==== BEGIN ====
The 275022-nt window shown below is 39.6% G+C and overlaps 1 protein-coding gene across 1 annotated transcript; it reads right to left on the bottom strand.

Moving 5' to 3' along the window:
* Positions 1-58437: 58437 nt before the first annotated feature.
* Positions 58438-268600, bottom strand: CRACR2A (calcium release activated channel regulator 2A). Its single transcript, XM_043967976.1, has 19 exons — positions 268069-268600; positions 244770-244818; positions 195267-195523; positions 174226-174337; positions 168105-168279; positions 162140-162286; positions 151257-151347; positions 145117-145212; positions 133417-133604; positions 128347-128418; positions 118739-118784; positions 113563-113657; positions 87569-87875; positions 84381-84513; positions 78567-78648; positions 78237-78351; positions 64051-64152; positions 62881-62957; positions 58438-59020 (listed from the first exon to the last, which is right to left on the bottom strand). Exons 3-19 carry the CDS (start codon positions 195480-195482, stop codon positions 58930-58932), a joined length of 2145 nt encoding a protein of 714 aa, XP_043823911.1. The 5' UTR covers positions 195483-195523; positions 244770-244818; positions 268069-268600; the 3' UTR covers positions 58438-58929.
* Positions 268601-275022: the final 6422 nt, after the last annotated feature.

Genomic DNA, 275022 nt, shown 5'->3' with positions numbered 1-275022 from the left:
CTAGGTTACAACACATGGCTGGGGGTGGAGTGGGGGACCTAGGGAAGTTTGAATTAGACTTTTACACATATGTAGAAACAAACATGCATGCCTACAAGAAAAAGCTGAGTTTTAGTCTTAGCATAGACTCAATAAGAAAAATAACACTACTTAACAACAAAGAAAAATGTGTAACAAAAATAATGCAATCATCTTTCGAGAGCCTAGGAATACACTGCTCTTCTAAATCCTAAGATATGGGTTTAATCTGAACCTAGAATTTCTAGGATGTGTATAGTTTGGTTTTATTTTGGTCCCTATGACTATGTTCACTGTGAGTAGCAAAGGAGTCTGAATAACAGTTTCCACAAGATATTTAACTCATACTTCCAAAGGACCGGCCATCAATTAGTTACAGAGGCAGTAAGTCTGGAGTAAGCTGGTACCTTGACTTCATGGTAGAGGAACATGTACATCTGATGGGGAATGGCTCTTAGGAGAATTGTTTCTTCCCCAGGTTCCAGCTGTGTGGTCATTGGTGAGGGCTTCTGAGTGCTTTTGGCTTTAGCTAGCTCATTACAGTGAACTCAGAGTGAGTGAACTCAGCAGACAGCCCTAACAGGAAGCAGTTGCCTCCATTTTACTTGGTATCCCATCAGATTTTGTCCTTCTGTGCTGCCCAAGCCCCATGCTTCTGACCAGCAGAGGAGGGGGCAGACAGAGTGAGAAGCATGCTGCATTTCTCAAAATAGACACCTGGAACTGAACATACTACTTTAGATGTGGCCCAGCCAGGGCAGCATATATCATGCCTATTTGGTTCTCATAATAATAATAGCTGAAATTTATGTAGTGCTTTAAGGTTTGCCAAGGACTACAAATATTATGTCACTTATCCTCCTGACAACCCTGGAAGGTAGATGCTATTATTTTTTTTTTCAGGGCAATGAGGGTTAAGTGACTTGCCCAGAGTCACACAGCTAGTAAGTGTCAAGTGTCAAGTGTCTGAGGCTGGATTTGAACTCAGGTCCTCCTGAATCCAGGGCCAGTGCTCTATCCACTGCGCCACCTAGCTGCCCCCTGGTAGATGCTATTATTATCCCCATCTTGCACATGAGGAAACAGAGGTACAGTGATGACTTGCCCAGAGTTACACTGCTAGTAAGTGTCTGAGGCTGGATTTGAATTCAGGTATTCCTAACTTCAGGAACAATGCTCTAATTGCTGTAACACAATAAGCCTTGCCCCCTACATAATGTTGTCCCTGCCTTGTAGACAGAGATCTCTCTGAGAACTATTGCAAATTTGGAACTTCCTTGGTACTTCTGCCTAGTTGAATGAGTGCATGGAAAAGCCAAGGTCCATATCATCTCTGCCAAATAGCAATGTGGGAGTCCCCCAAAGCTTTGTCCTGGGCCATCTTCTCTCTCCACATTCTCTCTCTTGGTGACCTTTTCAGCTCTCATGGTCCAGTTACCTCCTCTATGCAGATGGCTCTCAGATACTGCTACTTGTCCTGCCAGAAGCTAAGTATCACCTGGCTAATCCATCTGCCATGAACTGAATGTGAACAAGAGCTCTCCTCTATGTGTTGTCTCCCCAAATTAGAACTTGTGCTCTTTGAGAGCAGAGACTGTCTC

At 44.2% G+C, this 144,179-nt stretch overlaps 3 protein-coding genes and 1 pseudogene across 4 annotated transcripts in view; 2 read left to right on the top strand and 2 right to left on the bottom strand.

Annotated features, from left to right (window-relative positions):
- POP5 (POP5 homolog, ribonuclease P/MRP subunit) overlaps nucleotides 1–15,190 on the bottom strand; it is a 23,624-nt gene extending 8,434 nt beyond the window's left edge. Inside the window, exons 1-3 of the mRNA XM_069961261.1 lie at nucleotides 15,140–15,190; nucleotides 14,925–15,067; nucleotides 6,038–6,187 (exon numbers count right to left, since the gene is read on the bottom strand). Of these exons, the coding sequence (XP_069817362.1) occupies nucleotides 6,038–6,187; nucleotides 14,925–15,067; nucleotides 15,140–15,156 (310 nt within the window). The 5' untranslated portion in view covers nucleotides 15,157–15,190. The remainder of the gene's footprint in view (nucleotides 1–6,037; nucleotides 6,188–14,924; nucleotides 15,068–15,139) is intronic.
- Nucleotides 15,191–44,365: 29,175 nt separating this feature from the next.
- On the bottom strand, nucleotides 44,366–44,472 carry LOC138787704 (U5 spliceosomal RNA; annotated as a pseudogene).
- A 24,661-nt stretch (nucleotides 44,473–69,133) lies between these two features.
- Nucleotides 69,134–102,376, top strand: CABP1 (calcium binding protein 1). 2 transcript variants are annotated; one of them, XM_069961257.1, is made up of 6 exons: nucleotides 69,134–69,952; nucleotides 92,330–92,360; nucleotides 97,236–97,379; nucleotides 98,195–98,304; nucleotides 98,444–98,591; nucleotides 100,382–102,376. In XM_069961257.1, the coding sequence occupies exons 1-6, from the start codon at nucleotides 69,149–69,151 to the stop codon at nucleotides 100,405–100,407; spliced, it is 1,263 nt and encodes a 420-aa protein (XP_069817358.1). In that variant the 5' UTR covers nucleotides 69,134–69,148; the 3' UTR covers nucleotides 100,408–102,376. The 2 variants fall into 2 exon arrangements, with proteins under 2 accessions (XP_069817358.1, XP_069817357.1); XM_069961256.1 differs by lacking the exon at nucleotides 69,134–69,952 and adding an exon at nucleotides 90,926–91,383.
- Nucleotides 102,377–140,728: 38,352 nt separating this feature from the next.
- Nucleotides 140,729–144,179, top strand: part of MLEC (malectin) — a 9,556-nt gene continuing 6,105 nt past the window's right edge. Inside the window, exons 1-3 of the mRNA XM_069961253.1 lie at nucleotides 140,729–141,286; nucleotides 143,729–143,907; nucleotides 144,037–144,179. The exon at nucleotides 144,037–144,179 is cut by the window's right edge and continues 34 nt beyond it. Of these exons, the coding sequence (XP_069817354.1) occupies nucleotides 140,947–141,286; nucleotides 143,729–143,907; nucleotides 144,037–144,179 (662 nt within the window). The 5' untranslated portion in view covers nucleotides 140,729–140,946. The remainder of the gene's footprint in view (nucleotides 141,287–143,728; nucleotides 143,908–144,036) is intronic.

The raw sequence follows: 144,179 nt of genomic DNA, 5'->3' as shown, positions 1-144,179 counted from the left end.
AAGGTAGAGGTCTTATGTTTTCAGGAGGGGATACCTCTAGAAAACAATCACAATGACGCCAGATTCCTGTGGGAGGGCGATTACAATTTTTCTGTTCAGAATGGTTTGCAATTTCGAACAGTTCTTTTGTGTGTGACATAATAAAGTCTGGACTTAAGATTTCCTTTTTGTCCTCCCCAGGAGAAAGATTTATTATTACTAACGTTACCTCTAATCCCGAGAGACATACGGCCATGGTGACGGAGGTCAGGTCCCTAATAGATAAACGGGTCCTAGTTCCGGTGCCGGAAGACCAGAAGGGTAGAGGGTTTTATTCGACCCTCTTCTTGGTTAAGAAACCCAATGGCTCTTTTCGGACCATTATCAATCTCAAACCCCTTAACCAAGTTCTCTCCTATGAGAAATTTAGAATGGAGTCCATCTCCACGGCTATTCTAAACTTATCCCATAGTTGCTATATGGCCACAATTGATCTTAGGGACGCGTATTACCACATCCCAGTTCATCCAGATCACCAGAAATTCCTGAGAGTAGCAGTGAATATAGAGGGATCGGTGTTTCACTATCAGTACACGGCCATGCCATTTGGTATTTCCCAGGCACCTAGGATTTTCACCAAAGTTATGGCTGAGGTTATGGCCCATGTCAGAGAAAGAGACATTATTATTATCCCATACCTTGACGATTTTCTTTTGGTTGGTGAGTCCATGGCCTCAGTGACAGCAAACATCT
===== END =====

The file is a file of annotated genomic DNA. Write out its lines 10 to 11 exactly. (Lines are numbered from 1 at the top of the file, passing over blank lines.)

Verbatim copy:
- POP5 (POP5 homolog, ribonuclease P/MRP subunit) overlaps nucleotides 1–15,190 on the bottom strand; it is a 23,624-nt gene extending 8,434 nt beyond the window's left edge. Inside the window, exons 1-3 of the mRNA XM_069961261.1 lie at nucleotides 15,140–15,190; nucleotides 14,925–15,067; nucleotides 6,038–6,187 (exon numbers count right to left, since the gene is read on the bottom strand). Of these exons, the coding sequence (XP_069817362.1) occupies nucleotides 6,038–6,187; nucleotides 14,925–15,067; nucleotides 15,140–15,156 (310 nt within the window). The 5' untranslated portion in view covers nucleotides 15,157–15,190. The remainder of the gene's footprint in view (nucleotides 1–6,037; nucleotides 6,188–14,924; nucleotides 15,068–15,139) is intronic.
- Nucleotides 15,191–44,365: 29,175 nt separating this feature from the next.